4:59pm

Mon October 21, 2013
Economy

Volkswagen Union Opposed By Tennessee Republican Officials

Originally published on Tue October 22, 2013 10:10 am

Volkswagen's car plant in Chattanooga, Tenn., is the company's only one in the U.S. It's also the only VW plant around the world without a workers union.
Volkswagen

When it comes to union organizing at an auto plant, the tension is typically between the workers and the management. But not at Volkswagen in Tennessee. There, the United Auto Workers is attempting to finally unionize the automaker's first foreign-owned plant in the South. And so far, Republican officials are the ones trying to stand in the way.

Read more

3:28pm

Mon July 8, 2013
Music News

Modern Hymn Writers Aim To Take Back Sunday

Originally published on Tue July 1, 2014 11:35 am

Modern hymn writers Kristyn and Keith Getty run through their song "In Christ Alone" at their home near Nashville's Music Row.
Courtesy of Stephen Jerkins

There was a time when hymns were used primarily to drive home the message that came from the pulpit. But then came the praise songs.

Read more

6:45am

Thu January 24, 2013
National Security

Women In Combat Ban To Be Lifted

Originally published on Thu January 24, 2013 1:19 pm

Transcript

STEVE INSKEEP, HOST:

On a momentous Thursday, it's MORNING EDITION from NPR News. I'm Steve Inskeep.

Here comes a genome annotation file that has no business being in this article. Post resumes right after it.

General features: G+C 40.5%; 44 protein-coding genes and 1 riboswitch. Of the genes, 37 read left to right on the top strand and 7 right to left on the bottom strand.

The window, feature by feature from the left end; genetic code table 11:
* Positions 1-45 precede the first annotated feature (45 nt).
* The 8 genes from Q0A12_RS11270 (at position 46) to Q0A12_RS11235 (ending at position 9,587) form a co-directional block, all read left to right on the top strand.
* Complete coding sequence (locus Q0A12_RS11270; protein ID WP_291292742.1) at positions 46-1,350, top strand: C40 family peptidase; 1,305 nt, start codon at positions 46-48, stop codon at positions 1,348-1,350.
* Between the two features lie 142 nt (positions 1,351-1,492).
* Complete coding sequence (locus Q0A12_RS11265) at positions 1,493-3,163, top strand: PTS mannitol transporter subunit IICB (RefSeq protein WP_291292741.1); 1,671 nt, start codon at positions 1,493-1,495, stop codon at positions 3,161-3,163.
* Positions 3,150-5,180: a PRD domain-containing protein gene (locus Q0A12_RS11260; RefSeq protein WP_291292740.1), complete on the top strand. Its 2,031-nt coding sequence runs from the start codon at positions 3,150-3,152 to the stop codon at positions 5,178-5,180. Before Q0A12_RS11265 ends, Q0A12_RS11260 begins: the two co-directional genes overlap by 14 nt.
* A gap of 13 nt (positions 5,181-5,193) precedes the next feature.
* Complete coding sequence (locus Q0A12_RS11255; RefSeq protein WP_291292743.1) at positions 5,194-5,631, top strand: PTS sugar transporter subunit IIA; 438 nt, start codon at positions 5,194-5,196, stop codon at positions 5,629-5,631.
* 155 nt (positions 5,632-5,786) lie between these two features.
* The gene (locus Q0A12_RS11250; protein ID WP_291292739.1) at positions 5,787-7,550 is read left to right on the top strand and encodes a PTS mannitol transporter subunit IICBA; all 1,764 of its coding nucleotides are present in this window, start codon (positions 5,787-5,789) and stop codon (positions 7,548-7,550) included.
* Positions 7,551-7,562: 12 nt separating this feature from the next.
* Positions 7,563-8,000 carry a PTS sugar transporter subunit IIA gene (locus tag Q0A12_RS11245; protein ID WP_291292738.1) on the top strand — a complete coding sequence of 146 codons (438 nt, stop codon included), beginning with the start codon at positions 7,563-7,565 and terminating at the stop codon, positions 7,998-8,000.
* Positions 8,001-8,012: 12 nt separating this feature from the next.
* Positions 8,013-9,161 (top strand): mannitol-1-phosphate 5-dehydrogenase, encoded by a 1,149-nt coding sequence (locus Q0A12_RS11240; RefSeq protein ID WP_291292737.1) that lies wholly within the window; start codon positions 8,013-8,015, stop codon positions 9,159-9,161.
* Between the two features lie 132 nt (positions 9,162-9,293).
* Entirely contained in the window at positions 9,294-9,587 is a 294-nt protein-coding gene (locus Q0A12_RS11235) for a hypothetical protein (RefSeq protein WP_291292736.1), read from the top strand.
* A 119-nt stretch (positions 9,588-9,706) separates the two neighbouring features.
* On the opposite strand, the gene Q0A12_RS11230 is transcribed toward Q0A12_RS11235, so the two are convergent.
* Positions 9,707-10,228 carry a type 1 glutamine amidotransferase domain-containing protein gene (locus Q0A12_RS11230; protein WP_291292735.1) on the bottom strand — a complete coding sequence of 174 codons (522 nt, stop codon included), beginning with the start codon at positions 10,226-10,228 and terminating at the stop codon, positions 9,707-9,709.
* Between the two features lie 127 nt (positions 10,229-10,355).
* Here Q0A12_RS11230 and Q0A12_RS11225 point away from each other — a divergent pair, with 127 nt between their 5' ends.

RENEE MONTAGNE, HOST:

And I'm Renee Montagne.

We're expecting Defense Secretary Leon Panetta to make an announcement today. From now on, women will formally be allowed to serve in ground combat.

INSKEEP: To sense just how dramatic this change is, consider how many other milestones the military passed before reaching this one. The move for women comes 65 years after the Armed Forces ended racial segregation.

Read more

6:49pm

Mon September 10, 2012
U.S.

Army Aims To Use Words, Not Weapons, With Afghans

Originally published on Mon September 10, 2012 6:53 pm

U.S. Army soldiers learn to play khosai, Afghanistan's full-contact national pastime, at Fort Campbell.
Blake Farmer for NPR

The U.S. Army has been ramping up instruction in the languages of Afghanistan, even as troop levels in the country decrease in preparation for the U.S. troop withdrawal in 2014.

This year, key installations have added several hundred speakers of Pashto and Dari to their ranks, more than doubling the number of soldiers trained in the Afghan languages.

But it's not just the country's languages that are foreign to U.S. soldiers — it's the culture, as well.

Read more

12:01am

Mon February 20, 2012
Around the Nation

As Bear Population Grows, More States Look At Hunts

Originally published on Tue February 21, 2012 8:48 am

A family of bears investigates a Dumpster behind a diner in Pomona, N.Y., last fall. Black bears are becoming more common in populated areas around the United States.
Eddy Philippe AP

Wildlife officials don't usually base hunting policies on how the public feels about an animal. But the black bear seems to be different. The revered king of the forest has bounced back from near-extinction to being a nuisance in some areas. Some states are trying to figure out if residents can live in peace with bears, or if they'd rather have hunters keep numbers in check.

Read more